It uses as an example the Federal Deposit Insurance Corporation. When the economy was humming it collected too few insurance premiums and was forced to raise the rate it charges banks for its insurance during the crisis -- at the worst possible time. AEI fears the same problem will continue to occur if the government tries to provide insurance for mortgages.
In addition to these three reasons why AEI worries about government interference in the mortgage market, there are at least two others that they do not mention.
The Government Can't Keep Up With Innovation
There have been two housing-related bailouts in the last thirty years. In the late 1980s and early 1990s, the government had to bail out the Federal Savings and Loan Insurance Corporation, which cost taxpayers approximately $124 billion. More recently, of course, there was the bailout of Fannie and Freddie, with an even higher price tag.
These situations share a commonality: the financial industry was engaging in new techniques to profit from the housing market, and the government was behind the curve in realizing that the guarantees it provided would result in massive losses. This is mostly because the regulators who oversee such quasi-private corporations do not attract the right talent to see these problems arise.
Government regulators could raise salaries to be competitive with Wall Street -- but do we really want government employees earning huge salaries to regulate? Instead, it would be better to eliminate the moral hazard that government guarantees provide, and to allow firms to fail that engage in such shenanigans.
Future Losses Become Somebody Else's Problem
A very common problem in governments occurs when politicians satisfy constituents today at the cost of future generations. This problem describes the pension underfunding problems that a number of states are currently experiencing. But it also applies to government guarantees.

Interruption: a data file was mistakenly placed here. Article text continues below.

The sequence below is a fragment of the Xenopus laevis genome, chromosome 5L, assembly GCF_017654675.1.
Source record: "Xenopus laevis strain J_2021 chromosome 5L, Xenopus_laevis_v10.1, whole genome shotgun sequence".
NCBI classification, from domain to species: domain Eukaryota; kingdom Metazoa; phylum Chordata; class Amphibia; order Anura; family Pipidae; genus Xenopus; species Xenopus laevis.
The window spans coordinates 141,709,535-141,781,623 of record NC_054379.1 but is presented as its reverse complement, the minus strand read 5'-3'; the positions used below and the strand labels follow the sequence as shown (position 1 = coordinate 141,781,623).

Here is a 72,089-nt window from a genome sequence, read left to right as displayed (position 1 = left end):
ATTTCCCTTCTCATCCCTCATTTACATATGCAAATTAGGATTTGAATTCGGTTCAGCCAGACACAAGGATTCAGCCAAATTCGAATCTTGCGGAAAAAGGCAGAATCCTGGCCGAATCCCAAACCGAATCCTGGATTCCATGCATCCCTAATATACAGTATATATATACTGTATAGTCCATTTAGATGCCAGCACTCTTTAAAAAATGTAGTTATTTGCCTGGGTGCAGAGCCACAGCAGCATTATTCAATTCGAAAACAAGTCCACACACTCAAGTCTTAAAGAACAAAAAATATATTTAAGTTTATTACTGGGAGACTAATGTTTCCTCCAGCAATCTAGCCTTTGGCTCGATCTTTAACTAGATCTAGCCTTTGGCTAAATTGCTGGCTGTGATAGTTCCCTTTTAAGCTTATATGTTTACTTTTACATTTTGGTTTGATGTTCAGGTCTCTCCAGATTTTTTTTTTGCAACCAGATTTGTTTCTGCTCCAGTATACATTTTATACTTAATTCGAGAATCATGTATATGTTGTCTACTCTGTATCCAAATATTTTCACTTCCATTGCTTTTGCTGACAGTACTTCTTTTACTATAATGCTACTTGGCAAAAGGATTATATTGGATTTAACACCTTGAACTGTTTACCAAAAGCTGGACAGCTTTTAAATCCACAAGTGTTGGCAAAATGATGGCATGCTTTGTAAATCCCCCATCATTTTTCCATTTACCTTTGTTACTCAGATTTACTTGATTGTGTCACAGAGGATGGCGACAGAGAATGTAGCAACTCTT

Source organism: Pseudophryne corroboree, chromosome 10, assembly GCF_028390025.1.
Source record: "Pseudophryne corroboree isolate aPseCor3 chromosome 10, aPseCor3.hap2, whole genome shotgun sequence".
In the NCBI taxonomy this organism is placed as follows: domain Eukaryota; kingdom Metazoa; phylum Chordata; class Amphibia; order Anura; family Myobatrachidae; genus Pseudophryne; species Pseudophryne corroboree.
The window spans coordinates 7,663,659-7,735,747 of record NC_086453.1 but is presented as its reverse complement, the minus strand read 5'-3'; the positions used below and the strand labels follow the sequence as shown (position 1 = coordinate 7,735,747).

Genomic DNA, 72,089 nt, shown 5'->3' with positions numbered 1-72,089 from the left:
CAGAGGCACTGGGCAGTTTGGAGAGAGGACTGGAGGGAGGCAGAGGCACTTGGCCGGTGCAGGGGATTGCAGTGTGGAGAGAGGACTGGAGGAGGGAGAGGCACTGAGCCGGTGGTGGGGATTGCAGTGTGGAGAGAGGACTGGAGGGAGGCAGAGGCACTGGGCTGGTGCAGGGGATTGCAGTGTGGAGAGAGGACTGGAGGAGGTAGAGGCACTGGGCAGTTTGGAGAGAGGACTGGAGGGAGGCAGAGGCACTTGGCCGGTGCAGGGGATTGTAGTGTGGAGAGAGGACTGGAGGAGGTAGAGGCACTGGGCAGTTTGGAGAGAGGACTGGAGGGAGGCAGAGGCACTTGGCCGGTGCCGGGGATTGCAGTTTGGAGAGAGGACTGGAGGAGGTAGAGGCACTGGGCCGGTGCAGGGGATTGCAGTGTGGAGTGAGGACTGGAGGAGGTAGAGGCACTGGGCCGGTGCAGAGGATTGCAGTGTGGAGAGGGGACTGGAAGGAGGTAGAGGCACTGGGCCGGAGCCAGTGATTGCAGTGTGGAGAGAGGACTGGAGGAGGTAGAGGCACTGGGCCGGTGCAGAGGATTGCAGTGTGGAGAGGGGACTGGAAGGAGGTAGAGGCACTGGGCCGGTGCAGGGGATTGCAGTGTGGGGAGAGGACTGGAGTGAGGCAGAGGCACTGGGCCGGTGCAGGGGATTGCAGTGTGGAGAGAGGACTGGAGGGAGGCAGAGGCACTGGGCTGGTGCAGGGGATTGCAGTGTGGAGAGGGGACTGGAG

You can see this if you look back to Fannie and Freddie, in particular. Politicians encouraged them to broaden home ownership and never really worried about if the firms' underwriting was criteria deteriorating. Many likely focused on what was going well presently, without much concern about the future. After all, they may be out of office by the time the bubble popped anyway.
There are a number of factors that get in the way of the government supporting a market. In some cases, like depository insurance, it can be argued that there's an economic problem that forces a role for government. In that case, panic can cause bank failures can cascade into bank runs, and private insurers might not convince the public that their money is really safe, since they can fail.
But the mortgage market isn't as vital to all Americans as their bank deposits. After all, only relatively affluent people can afford to own a home, so the government guaranteeing mortgages amounts to a regressive program, where all Americans subsidize home ownership for the wealthier ones through cheap guarantees. In order for the government to back a market, it should be able to justify potential taxpayer losses to support a broad public good that would otherwise be lost due to an economic problem. That doesn't appear to be the case for mortgages.